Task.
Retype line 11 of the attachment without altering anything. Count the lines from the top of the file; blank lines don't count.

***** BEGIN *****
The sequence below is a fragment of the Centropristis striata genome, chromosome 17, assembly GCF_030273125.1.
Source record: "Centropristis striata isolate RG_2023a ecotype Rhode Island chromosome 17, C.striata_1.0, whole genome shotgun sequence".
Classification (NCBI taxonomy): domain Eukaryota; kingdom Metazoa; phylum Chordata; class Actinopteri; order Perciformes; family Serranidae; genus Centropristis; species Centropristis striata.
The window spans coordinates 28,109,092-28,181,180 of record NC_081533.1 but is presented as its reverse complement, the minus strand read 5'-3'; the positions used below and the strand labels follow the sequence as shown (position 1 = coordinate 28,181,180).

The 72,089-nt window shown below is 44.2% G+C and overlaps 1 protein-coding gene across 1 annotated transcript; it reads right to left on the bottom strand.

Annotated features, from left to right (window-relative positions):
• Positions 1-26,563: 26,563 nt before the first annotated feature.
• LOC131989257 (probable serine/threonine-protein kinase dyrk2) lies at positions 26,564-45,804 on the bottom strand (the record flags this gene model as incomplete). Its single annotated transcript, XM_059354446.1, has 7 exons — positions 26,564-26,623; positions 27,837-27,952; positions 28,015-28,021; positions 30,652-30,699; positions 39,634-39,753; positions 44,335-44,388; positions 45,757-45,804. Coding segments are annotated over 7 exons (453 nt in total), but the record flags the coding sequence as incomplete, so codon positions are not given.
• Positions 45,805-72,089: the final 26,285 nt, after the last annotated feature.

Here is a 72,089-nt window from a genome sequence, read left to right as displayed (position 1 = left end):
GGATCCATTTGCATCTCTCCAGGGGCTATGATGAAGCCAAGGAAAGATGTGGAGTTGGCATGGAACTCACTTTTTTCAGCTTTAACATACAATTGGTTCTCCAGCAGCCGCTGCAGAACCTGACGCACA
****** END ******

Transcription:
GGATCCATTTGCATCTCTCCAGGGGCTATGATGAAGCCAAGGAAAGATGTGGAGTTGGCATGGAACTCACTTTTTTCAGCTTTAACATACAATTGGTTCTCCAGCAGCCGCTGCAGAACCTGACGCACA